Internet Changing Brain from Storehouse to Index
Responding to the growing meme that the information overflow created by the Internet is making us dumber, Peter Suderman responds that,
Reading on the web is almost certainly affecting the way we process information, but it’s not making us stupid. Instead, it’s changing the way we’re smart. Rather than storehouses of in-depth information, the web is turning our brains into indexes. These days, it’s not what you know — it’s what you know you can access, and cross reference.
In other words, books taught us to think like they do — as tools for storing extensive knowledge. Now the web teaches us to think like it does — as a tool for recall and connection. We won’t be so good at memorizing everything there is to know about a particular small-bore topic, but we’ll be a lot better at knowing what there is to be known about the broader category the topic fits into, and what other information might provide insight and context.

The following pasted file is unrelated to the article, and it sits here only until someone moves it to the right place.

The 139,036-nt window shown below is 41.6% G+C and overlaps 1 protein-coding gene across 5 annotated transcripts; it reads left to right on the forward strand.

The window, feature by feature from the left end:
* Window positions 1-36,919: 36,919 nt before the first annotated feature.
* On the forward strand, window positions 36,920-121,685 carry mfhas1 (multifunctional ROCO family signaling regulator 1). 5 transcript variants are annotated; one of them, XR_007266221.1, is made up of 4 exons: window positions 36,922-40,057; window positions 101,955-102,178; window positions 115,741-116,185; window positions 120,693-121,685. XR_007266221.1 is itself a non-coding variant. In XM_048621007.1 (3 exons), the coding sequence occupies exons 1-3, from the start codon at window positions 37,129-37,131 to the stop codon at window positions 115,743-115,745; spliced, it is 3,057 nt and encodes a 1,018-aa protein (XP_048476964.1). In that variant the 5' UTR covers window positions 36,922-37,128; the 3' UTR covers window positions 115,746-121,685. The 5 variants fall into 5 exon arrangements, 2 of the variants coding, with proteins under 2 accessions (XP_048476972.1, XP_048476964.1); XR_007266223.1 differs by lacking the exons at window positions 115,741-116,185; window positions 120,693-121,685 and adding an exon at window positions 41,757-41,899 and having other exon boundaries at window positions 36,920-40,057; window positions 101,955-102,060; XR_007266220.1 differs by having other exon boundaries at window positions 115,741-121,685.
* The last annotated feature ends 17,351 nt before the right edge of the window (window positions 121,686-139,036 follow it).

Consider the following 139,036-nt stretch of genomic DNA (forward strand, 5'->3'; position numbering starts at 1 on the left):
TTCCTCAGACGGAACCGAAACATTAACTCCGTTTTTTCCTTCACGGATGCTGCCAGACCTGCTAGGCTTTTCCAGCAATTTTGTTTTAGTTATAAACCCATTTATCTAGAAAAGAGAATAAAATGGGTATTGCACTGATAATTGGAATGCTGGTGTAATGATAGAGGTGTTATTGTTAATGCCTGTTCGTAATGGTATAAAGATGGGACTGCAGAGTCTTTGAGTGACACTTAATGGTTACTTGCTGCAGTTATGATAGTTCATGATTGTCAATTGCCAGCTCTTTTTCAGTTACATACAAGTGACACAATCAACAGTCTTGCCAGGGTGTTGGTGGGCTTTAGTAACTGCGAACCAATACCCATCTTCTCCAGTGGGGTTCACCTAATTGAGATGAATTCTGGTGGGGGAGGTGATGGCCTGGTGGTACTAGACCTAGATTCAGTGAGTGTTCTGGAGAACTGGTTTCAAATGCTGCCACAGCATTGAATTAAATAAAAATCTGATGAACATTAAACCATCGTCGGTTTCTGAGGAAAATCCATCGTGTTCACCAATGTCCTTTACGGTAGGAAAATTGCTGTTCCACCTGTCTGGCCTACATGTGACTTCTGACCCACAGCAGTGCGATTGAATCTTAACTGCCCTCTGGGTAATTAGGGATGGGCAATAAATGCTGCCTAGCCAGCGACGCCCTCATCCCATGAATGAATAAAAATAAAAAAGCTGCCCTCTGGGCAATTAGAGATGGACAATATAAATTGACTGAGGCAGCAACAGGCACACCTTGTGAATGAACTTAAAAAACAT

That accords with my own experience. There’s not much doubt that the Web has shortened my attention span; I want to get to the point now and be able to bypass things that don’t interest me. I read far fewer books than I did just a few years ago even though I read much more content. And, yes, I almost certainly store less trivia in my head than I once did.
It also occurs to me that this is the Americanization of intelligence. As both a student and a teacher, I noticed that European, Asian, and African undergraduates seemed to have a much better storehouse of knowledge about a given topic, having memorized much more information about it, but that American students were better at processing given information and providing novel responses. Whereas their system encouraged rote learning, ours emphasized understanding and deduction. With Google largely obviating memorization, it stands to reason that what will be prized in the future is the ability to access information and do something with it.
Photo by Flickr user alles-schlumf, used under Creative Commons license.